Employees walk inside Tech Mahindra office building in Noida
Reuters/Adnan Abidi
Old ways on their way out.
A NEW ERA

2018: The year that spelt the end of Indian techies as we’ve known them

By Ananya Bhattacharya

An undergraduate degree in computer engineering was highly coveted in India until just a few years ago. It not only ensured job security but was also often a ticket to live and work in the US or the UK.

Lately, though, this has changed.

The rise of automation is taking away low-end jobs that have been popular in the Indian IT outsourcing industry for decades, which means sector leaders like Infosys and Wipro have gone slow on job creation. In addition, as industries look to adopt new technologies such as artificial intelligence (AI) and the internet of things (IoT), techies in India are under immense pressure to reskill. And then there are regulatory issues in the US and the UK, countries that account for over 75% of the Indian IT revenues, taking the sheen off overseas assignments.

“Skills are a key challenge for the industry,” said Debjani Ghosh, president of India’s IT trade body Nasscom. “Is digitisation going to lead to job losses is a question everyone is asking. It is, in fact, going to create new jobs but they’ll need a completely different skill set.” Ghosh was speaking to the press during the Nasscom Technology and Leadership Forum (NTLF), an annual flagship event of the industry body, in Mumbai on Feb. 20.

In 2019, skills will continue to be the new currency, while hiring is unlikely to accelerate much, according to a survey by Nasscom.

Skill is the new currency

In fiscal year 2019, Indian IT industry’s export revenue is estimated to cross $137 billion (Rs9.7 lakh crore), up from $126 billion in the year prior, according to Nasscom.

To keep up the momentum, the first priority for tech organisations is to invest heavily in digitisation, according to Nasscom’s maiden CEO survey where 100 head honchos across IT services firm, software product companies, research units, and startups participated. The survey was released at NTFL.

Almost 90% of the responses in the survey said that updating skills are key. Advanced analytics and AI emerged as the most significant areas for more than half of the CEOs in terms of tech spending, followed by hybrid cloud and cybersecurity.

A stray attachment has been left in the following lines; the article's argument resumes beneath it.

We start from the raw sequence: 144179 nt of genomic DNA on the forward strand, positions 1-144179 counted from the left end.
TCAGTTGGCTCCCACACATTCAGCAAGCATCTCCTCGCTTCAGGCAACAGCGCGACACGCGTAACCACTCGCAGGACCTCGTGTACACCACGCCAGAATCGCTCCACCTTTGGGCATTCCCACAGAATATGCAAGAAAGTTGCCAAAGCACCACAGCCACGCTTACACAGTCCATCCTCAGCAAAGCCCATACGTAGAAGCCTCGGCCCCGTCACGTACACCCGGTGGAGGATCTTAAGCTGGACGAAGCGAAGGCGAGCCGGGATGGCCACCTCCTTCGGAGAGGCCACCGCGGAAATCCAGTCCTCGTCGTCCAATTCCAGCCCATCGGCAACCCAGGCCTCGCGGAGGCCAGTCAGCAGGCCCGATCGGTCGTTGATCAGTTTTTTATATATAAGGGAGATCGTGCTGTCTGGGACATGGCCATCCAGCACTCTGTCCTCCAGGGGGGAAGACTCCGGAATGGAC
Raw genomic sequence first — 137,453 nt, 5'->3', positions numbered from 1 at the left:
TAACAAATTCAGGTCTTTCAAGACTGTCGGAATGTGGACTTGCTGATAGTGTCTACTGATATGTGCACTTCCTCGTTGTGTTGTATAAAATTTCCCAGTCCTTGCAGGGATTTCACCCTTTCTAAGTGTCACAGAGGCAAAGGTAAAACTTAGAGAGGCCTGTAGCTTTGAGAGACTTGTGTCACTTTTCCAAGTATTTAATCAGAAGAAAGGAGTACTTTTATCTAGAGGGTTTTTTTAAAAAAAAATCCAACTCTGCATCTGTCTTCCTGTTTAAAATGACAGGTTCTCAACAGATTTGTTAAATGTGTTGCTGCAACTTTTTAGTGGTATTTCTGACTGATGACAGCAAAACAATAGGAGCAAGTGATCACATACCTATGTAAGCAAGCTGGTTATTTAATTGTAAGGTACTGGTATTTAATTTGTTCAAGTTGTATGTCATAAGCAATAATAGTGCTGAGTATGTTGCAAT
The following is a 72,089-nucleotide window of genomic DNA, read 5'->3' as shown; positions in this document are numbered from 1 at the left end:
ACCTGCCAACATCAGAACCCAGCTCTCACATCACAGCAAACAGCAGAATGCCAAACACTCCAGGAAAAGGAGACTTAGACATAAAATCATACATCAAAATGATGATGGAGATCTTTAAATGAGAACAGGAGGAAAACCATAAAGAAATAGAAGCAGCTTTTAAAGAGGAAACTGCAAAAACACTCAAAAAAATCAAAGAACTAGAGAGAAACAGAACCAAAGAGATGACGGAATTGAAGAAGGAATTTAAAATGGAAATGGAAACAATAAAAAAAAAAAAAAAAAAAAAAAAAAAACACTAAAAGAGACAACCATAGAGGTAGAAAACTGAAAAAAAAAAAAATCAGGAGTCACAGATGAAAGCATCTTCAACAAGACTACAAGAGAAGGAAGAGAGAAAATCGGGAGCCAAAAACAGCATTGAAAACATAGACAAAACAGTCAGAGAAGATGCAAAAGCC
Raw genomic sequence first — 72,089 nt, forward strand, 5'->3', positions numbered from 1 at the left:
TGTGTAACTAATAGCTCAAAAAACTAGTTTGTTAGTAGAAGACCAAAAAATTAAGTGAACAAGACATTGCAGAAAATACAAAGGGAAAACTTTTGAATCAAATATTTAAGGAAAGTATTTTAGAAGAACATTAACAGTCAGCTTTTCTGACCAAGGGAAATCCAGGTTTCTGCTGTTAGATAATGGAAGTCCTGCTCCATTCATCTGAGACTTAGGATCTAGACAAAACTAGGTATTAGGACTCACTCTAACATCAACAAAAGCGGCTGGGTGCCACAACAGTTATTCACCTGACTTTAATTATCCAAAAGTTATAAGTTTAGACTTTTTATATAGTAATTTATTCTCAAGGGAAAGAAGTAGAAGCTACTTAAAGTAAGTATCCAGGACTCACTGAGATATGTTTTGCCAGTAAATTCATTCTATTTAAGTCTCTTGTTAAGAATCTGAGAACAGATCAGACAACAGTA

“Skilling has been a priority for organisations in the industry, to adapt to the digitally transforming operations and the industry now has over 600,000 digitally skilled professionals,” Nasscom said in a press release. “Setting up innovation hubs in key markets and enhanced focus on products and platforms are key investments being done by the industry for digital capabilities.”

Nasscom also launched a Future Skills portal on Feb. 19, which it hopes will serve as a marketplace and content library for courses and certifications for engineers. “Not only will this platform proliferate access to talent by training more people it will also increase the visibility of the talent by connecting Nasscom’s member organisations to them,” said Rishad Premji, Nasscom chairman and chief strategy officer at IT services firm Wipro.

The immigration debate

More than skills, protectionist policies against India emerged as the biggest concern on the minds of the majority of the CEOs surveyed by Nasscom.

The Donald Trump administration has made a slew of unfavourable tweaks to the work-visa programme over the last year.

Besides the US, Ghosh listed a variety of political factors contributing to the uncertain environment, including the outcome of Brexit in March to the brewing US-China trade war.

Now with Indian companies reducing visa-dependency in overseas markets by hiring local talent in each country, a regular B.Tech degree in India is no longer enough to get a chance to work abroad.

Though not much can be done about Brexit or trade wars, India has opened up a dialogue with the US to influence visa laws, Nasscom said. In the past, the industry body has spent hundreds of thousands of dollars on lobbying efforts in the US.

“We’re appointing spokespeople locally in the US who can better represent Indian IT, we’re working with research houses to present facts, and we’re trying to do marketing to distribute the information,” said Premji.

He also dismissed fears that Indian IT companies’ hiring in the US would mean less intake of talent from India. “There’s a shortage of talent everywhere in the world and companies need to fill the gaps in whatever way works best for them,” Premji said.